- About this Journal ·
- Abstracting and Indexing ·
- Aims and Scope ·
- Annual Issues ·
- Article Processing Charges ·
- Articles in Press ·
- Author Guidelines ·
- Bibliographic Information ·
- Citations to this Journal ·
- Contact Information ·
- Editorial Board ·
- Editorial Workflow ·
- Free eTOC Alerts ·
- Publication Ethics ·
- Reviewers Acknowledgment ·
- Submit a Manuscript ·
- Subscription Information ·
- Table of Contents
Abstract and Applied Analysis
Volume 2014 (2014), Article ID 513530, 8 pages
Feedforward and Feedback Vibration Control and Algorithm Design for Cable-Bridge Structure Nonlinear Systems
1School of Computer and Information Engineering, Anyang Normal University, Anyang 455000, China
2School of Mathematics and Statistics, Anyang Normal University, Anyang 455000, China
3College of Automation and Electronic Engineering, Qingdao University of Science and Technology, Qingdao 266042, China
Received 9 December 2013; Revised 15 February 2014; Accepted 20 February 2014; Published 23 March 2014
Academic Editor: Ryan Loxton
Copyright © 2014 Yan-Jun Liang et al. This is an open access article distributed under the Creative Commons Attribution License, which permits unrestricted use, distribution, and reproduction in any medium, provided the original work is properly cited.
Technique of feedforward and feedback optimal vibration control and simulation for long-span cable-bridge coupled systems is developed. Buffeting loading systems of long-span cable-bridge structure are constructed by weighted amplitude wave superposition method. Nonlinear model of cable-bridge coupled vibration control system is established and the corresponding system of state space form is described. In order to reduce buffeting loading influence of the wind-induced vibration for the structure and improve the robust performance of the vibration control, based on semiactive vibration control devices and optimal control approach, a feedforward and feedback optimal vibration controller is designed, and an algorithm is presented for the vibration controller. Numerical simulation results are presented to illustrate the effectiveness of the proposed technique.
Bridge plays an irreplaceable role in the transportation system and has an important value in politics, economy, culture, and military. Influenced by winds, vehicles, pedestrians, and seism loads, structural vibration of bridges is inevitable. Sustained and severe vibration of bridge structures not only shortens the service life of bridges but also reduces the security of traffic. Combined with extreme weather situations and geological disasters, accidents and dangerous cases happen frequently to bridge structures. Therefore, in order to decrease bridge vibration and to improve the reliability and safety of bridge structures, constructing vibration control systems has become an urgent problem to be solved.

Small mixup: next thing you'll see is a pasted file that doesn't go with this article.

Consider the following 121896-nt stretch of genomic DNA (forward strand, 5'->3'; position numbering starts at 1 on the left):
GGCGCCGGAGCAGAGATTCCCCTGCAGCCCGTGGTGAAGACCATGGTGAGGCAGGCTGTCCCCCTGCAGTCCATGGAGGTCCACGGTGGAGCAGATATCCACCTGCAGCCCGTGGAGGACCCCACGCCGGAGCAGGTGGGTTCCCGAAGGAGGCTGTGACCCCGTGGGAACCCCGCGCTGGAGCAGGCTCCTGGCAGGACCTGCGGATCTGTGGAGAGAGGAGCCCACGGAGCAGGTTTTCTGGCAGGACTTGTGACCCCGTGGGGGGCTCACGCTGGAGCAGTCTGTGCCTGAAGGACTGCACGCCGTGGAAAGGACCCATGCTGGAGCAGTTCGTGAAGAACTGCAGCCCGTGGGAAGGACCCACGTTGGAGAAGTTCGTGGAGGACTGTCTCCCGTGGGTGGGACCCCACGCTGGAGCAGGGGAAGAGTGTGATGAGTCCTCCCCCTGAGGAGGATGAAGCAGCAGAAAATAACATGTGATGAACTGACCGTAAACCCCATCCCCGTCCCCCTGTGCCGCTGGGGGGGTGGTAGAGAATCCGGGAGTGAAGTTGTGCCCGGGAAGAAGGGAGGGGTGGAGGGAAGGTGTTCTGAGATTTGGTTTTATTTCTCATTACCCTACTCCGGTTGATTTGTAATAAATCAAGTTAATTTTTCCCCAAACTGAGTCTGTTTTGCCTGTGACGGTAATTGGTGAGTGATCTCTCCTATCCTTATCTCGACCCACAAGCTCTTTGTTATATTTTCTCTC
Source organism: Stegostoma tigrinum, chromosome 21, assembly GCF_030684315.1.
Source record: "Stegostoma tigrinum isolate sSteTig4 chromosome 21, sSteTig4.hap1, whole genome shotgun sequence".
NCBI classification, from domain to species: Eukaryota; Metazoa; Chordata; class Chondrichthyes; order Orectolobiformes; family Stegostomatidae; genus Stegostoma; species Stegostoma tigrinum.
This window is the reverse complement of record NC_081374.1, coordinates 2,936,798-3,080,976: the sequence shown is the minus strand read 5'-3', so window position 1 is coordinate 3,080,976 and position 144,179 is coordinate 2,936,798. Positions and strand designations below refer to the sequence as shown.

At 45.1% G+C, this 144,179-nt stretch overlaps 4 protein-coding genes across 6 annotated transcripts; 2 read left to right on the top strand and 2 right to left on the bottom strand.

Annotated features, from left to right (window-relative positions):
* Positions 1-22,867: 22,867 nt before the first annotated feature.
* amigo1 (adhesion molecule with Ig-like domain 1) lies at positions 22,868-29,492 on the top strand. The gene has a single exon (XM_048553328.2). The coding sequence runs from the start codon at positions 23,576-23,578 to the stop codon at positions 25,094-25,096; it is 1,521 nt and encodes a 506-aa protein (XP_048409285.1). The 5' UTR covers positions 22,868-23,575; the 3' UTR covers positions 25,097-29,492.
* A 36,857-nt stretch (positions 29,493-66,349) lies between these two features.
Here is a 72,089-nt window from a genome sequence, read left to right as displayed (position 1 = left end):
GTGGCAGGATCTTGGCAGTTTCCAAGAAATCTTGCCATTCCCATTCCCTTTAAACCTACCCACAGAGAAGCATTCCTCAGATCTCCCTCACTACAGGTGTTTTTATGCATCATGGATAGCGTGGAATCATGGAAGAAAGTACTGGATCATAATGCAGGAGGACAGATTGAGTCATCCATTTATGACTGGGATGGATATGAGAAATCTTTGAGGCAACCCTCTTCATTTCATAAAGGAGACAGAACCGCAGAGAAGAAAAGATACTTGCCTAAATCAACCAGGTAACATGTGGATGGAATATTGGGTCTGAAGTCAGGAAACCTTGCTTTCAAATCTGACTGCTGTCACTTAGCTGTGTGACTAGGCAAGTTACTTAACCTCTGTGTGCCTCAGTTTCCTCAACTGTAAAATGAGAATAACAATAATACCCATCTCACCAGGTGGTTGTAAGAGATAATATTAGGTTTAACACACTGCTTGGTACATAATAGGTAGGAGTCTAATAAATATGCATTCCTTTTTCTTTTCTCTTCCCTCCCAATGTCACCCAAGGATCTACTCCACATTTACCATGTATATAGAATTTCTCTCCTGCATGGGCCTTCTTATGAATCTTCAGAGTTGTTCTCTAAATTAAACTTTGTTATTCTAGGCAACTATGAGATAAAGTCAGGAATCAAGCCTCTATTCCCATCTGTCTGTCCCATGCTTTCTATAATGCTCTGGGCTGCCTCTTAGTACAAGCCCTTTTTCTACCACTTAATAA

Most of the studies on bridge structure focus on dynamic behavior [1–4], fatigue damage [4–6], and reliability analysis [7, 8]. Using frequency and time domain methods in , dynamic characteristics of a laboratory bridge model are determined by operational modal analysis. According to the actual project, the effects of bridge width and bridge deck pavement thickness on dynamic characteristics of hinge joint voided Slab bridge are researched in . Considering wind, railway, and highway loadings in , dynamic stress analysis of long suspension bridges is presented. In , the dynamic properties of a decommissioned timber bridge are measured in the laboratory to observe the characteristics of the lowest few mode shapes as the support stiffness is varied to simulate deterioration of the pile supports, and an evaluation method is proposed to quantitatively assess the foundation competence of timber bridges. To avoid heavy interventions for strengthening of bridge deck slabs, in , an improved building material is used, fatigue tests for the determination of the fatigue behavior of beams reinforced by this building material are presented, and then a technique is developed to reduce the use costs as well as life cycle costs. The performance of an instrumented concrete bridge deck that has longitudinal cracks along with the entire length of the bridge is presented in , and the influence on their fatigue life is monitored. To analyze the reliability of Dongjiang Bridge, in , a new analysis method combined with advantages of some common reliability computing methods is put forward. The bridge is modeled as a single span simply supported Euler-Bernoulli beam and the vehicle is modeled as a single degree of freedom system in , and they present a reliability analysis of a simply supported bridge deck subjected to random moving and seismic loads. The previous studies are mostly about the vibration response, monitor, and analysis [9–11], but few studies are about vibration control for bridge structure, and the result about optimal control problems [12–15] for nonlinear systems of the bridge structure vibration control is rare.